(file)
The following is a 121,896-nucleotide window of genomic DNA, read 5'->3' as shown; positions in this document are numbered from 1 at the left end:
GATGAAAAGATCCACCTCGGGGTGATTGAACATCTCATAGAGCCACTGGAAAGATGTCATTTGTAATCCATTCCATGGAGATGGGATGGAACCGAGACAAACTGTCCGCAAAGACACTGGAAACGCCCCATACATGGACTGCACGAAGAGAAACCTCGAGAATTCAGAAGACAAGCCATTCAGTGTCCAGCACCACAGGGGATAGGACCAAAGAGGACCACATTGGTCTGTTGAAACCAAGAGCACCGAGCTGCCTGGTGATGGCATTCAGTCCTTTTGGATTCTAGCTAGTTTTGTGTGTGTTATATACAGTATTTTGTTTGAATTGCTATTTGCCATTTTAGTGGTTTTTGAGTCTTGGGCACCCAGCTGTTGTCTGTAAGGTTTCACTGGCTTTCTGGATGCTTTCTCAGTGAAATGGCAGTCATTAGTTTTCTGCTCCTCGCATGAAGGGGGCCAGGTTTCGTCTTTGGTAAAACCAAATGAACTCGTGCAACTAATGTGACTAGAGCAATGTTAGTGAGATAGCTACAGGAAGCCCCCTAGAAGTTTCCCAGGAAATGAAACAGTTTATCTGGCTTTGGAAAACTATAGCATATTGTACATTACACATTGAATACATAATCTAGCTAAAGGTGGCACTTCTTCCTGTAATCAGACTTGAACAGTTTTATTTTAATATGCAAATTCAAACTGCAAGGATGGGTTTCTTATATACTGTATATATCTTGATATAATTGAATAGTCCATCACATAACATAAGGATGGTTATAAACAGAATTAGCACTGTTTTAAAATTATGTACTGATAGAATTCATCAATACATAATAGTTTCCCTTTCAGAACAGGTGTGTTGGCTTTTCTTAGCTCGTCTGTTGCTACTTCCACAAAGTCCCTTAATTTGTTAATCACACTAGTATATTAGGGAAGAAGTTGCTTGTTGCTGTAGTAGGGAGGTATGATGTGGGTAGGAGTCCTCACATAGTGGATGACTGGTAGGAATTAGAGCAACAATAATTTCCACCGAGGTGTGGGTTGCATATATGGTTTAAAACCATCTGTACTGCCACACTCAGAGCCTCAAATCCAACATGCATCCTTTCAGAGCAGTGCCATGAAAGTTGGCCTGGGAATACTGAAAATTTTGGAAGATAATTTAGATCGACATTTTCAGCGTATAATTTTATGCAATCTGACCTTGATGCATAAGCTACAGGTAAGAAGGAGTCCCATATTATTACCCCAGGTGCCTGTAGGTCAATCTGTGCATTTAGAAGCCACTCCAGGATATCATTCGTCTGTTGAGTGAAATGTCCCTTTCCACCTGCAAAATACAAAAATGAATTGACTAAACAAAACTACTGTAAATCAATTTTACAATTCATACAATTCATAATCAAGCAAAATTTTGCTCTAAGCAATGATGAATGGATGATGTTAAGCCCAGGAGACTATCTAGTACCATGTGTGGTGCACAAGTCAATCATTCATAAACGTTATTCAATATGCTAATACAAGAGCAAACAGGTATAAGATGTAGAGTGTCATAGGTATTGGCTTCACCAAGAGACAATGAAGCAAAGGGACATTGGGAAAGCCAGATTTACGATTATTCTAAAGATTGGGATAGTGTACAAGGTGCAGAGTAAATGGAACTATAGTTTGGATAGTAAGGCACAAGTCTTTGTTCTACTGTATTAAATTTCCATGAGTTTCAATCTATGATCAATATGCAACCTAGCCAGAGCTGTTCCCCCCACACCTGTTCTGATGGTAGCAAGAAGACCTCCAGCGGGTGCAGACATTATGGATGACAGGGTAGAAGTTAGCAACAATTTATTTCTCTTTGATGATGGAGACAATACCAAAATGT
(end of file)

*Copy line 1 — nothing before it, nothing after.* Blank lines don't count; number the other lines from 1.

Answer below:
The following is a 121,896-nucleotide window of genomic DNA, read 5'->3' as shown; positions in this document are numbered from 1 at the left end: